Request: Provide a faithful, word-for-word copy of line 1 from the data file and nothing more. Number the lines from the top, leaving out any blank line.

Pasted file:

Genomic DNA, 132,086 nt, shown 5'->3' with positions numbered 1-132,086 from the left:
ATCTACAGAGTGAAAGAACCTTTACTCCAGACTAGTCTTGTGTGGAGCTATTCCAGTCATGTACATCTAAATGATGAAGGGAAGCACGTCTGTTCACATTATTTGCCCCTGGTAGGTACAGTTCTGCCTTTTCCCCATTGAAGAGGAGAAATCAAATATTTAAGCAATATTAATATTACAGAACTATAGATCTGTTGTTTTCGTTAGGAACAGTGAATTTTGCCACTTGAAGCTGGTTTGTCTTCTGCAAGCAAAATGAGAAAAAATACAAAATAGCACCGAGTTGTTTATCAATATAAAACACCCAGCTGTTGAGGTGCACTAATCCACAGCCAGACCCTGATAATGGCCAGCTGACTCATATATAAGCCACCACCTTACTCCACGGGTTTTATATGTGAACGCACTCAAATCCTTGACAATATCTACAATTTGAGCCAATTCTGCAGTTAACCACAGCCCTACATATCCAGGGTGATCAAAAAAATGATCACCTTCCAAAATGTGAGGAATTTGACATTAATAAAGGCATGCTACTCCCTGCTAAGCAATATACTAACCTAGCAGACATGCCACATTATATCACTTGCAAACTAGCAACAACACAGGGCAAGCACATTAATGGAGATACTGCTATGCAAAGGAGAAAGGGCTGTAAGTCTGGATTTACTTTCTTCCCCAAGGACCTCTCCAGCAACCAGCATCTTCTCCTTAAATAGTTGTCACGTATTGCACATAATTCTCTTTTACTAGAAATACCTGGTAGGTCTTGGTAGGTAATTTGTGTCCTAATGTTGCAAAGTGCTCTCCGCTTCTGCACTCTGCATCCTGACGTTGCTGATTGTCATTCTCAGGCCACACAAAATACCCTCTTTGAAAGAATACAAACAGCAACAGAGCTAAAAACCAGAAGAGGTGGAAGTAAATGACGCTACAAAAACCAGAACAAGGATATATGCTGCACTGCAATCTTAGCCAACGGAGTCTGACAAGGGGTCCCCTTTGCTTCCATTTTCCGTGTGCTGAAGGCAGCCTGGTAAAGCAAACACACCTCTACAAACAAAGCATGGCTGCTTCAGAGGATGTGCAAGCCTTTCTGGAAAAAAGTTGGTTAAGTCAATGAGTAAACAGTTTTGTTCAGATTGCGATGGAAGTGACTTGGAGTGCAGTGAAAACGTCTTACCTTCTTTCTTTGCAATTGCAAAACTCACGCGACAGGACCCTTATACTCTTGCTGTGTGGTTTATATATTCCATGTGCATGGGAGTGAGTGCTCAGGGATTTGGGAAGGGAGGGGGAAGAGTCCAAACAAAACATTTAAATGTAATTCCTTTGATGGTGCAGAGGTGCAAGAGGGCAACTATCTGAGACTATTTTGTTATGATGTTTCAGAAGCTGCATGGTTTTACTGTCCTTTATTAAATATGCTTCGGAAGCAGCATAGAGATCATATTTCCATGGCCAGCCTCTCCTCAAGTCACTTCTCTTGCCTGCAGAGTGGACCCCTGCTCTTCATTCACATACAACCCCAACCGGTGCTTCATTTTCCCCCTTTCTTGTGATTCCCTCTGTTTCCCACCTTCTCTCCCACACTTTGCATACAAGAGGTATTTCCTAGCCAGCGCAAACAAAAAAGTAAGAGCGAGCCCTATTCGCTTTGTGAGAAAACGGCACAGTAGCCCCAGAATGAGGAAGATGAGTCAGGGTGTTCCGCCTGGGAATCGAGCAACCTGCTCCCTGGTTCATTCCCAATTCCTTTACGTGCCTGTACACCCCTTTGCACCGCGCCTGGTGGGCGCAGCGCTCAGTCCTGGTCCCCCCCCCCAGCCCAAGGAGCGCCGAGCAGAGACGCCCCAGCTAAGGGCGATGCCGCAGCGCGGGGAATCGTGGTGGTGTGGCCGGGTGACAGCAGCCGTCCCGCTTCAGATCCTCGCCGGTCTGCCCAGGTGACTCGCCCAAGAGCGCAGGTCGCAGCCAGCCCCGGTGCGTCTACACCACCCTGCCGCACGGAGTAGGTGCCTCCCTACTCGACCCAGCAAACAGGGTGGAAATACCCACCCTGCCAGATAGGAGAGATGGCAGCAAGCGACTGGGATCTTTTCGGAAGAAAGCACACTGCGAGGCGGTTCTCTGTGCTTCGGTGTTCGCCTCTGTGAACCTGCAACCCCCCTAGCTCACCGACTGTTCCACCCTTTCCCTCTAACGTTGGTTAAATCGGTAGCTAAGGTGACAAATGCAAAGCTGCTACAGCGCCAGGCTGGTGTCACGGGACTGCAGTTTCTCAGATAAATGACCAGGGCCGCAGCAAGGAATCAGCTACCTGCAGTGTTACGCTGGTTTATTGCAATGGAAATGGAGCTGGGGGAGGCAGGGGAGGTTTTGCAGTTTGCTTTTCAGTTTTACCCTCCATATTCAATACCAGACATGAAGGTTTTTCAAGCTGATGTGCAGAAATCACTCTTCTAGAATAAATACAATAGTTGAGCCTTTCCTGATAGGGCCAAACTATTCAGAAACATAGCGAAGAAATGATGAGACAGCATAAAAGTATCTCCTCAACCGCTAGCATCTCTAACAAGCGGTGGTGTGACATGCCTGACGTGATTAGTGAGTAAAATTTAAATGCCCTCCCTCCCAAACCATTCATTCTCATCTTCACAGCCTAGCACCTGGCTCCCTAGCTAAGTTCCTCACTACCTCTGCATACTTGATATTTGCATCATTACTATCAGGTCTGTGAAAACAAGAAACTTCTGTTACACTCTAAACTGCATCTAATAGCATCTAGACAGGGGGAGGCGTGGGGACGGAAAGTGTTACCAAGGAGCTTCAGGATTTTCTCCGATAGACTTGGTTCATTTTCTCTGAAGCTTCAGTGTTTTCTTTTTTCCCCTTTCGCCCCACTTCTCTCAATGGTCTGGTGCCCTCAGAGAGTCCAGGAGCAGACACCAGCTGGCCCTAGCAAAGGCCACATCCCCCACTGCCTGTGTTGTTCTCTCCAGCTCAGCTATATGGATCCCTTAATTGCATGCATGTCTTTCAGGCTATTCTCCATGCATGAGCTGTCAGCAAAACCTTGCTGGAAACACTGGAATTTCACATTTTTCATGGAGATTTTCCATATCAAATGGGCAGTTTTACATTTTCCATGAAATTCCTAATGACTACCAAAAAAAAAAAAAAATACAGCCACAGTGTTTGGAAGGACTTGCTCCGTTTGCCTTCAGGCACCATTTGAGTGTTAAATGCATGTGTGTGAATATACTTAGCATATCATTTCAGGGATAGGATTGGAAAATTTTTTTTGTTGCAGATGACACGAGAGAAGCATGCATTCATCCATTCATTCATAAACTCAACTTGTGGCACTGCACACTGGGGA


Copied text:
Genomic DNA, 132,086 nt, shown 5'->3' with positions numbered 1-132,086 from the left: